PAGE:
Jump to menu. Jump to content. Jump to search.

Go to the CCE home page.

Living a LearningLife

Follow Us: Join LearningLife on Facebook.  Join CCE on LinkedIn. 

May 2010 Archives

Donna_Bennett.JPGThresholds. Transitions. Transformations. Moving into a new phase of life calls for courage, guidance, sustenance, and more. Some call it having "true grit." Life beyond career used to be all laid out for us. We followed those who went before - parents, grandparents, and great grandparents. As a society, we ended our careers by stepping out of one way of life and into another. Like it or not, the majority followed the societal course. They left work behind, and replaced it with leisure. It was the way to retire.

Society, however, is shifting and changing in the wake of the Baby Boomers. As Boomers have changed the course of society in each stage of their human development, they also demand a new way to "retire." The old model no longer works. Careers are phased out, rather than ended, and people now look for ways to recycle their personal gifts and resources.

The new retirement has no rules. For one, it is no longer called retirement. Rather, it is more current to use titles such as encore careers, the second half of life, and similar versions that are a better fit. With no rules or precedence to guide us, we must create our own way. So, now there are options. We can do what we want with the life we have left. Where to begin?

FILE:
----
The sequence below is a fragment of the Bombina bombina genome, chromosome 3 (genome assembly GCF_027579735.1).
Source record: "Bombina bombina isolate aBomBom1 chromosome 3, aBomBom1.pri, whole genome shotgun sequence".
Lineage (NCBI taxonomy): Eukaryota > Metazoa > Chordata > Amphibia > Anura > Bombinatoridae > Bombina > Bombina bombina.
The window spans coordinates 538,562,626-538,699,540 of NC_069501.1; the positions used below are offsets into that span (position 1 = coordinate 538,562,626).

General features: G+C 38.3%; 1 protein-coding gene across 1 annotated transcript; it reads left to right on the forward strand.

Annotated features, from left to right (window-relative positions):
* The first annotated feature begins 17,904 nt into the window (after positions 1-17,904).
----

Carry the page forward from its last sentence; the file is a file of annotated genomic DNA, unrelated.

Thumbnail image for catherine_watson.jpgThe foreign-language section of my memory is more jumbled than usual this spring. It's always been something of a junk drawer, where all the odd remnants of my past linguistic efforts have accumulated.

Like so many drawers in my house, this one makes me regret I didn't keep it organized all along.

I'm about to teach a summer writing workshop in France, for the second time, and this time I vowed I'd be ready. This meant signing up for remedial French in a community education program this winter. Just how remedial, I didn't know.

At first, every sentence I tried to form in French came out in Spanish, the language I started learning in Mexico 40 years ago and am still working on. (I decided long ago that I'd never understand Spanish subjunctive, so I've concentrated on accent and vocabulary, but I cling proudly to those.)


space-suit.jpgRocket science for everyone

By Megan Gerst Rocker

This summer, Curiosity Camp patrons will have a chance to "go boldly where no man has gone before," if they attend Space Camp for Grown-Ups--Minnesota Style, offered on July 8.

Well, maybe they won't be going somewhere no one has gone--but they will get a glimpse of something few people have: the experience of "space camp," right here in Minnesota.

Hernando de Soto and J. Brian Atwood discuss "The Global Economic Crisis" in a May 18, 2010, Great Conversations. Listen online or download the mp3 file.


About the speakers...
Hernando de Soto is a Peruvian economist internationally known for his work on the informal economy and the importance of property rights. Praised by President Clinton as "the world's greatest living economist" and named one of the 100 most influential people in the world by Forbes magazine, de Soto is the President of Peru's Institute for Liberty and Democracy, located in Lima.